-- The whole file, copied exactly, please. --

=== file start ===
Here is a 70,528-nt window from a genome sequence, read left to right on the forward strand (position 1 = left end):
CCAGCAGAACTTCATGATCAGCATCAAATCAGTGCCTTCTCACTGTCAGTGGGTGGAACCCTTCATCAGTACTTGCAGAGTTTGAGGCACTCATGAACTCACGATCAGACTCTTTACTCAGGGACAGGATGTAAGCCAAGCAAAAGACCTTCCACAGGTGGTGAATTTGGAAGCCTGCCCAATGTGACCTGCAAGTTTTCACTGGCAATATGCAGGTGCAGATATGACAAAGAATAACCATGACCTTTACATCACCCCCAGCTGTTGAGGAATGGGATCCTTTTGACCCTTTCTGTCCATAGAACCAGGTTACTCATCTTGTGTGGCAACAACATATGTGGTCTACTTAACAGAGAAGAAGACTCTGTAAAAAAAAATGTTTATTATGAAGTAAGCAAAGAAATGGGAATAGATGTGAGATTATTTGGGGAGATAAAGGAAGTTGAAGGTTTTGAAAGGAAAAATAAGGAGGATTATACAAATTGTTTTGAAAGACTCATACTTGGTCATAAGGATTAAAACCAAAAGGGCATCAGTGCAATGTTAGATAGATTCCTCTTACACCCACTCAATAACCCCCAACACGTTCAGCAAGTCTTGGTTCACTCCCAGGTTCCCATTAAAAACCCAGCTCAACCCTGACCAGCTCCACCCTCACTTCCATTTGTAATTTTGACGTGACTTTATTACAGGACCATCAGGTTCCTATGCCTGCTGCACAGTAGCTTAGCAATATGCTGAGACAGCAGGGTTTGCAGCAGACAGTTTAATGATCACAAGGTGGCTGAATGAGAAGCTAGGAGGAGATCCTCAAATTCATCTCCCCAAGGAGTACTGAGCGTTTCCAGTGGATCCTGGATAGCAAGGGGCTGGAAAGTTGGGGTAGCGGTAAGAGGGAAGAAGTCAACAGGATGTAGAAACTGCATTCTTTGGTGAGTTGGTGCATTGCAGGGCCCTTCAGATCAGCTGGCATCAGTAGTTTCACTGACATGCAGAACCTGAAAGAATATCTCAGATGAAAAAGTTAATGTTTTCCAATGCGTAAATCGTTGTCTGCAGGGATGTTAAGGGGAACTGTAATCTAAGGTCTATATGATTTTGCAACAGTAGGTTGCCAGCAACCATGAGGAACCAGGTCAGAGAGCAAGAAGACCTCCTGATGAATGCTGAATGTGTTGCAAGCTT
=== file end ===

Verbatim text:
Here is a 70,528-nt window from a genome sequence, read left to right on the forward strand (position 1 = left end):
CCAGCAGAACTTCATGATCAGCATCAAATCAGTGCCTTCTCACTGTCAGTGGGTGGAACCCTTCATCAGTACTTGCAGAGTTTGAGGCACTCATGAACTCACGATCAGACTCTTTACTCAGGGACAGGATGTAAGCCAAGCAAAAGACCTTCCACAGGTGGTGAATTTGGAAGCCTGCCCAATGTGACCTGCAAGTTTTCACTGGCAATATGCAGGTGCAGATATGACAAAGAATAACCATGACCTTTACATCACCCCCAGCTGTTGAGGAATGGGATCCTTTTGACCCTTTCTGTCCATAGAACCAGGTTACTCATCTTGTGTGGCAACAACATATGTGGTCTACTTAACAGAGAAGAAGACTCTGTAAAAAAAAATGTTTATTATGAAGTAAGCAAAGAAATGGGAATAGATGTGAGATTATTTGGGGAGATAAAGGAAGTTGAAGGTTTTGAAAGGAAAAATAAGGAGGATTATACAAATTGTTTTGAAAGACTCATACTTGGTCATAAGGATTAAAACCAAAAGGGCATCAGTGCAATGTTAGATAGATTCCTCTTACACCCACTCAATAACCCCCAACACGTTCAGCAAGTCTTGGTTCACTCCCAGGTTCCCATTAAAAACCCAGCTCAACCCTGACCAGCTCCACCCTCACTTCCATTTGTAATTTTGACGTGACTTTATTACAGGACCATCAGGTTCCTATGCCTGCTGCACAGTAGCTTAGCAATATGCTGAGACAGCAGGGTTTGCAGCAGACAGTTTAATGATCACAAGGTGGCTGAATGAGAAGCTAGGAGGAGATCCTCAAATTCATCTCCCCAAGGAGTACTGAGCGTTTCCAGTGGATCCTGGATAGCAAGGGGCTGGAAAGTTGGGGTAGCGGTAAGAGGGAAGAAGTCAACAGGATGTAGAAACTGCATTCTTTGGTGAGTTGGTGCATTGCAGGGCCCTTCAGATCAGCTGGCATCAGTAGTTTCACTGACATGCAGAACCTGAAAGAATATCTCAGATGAAAAAGTTAATGTTTTCCAATGCGTAAATCGTTGTCTGCAGGGATGTTAAGGGGAACTGTAATCTAAGGTCTATATGATTTTGCAACAGTAGGTTGCCAGCAACCATGAGGAACCAGGTCAGAGAGCAAGAAGACCTCCTGATGAATGCTGAATGTGTTGCAAGCTT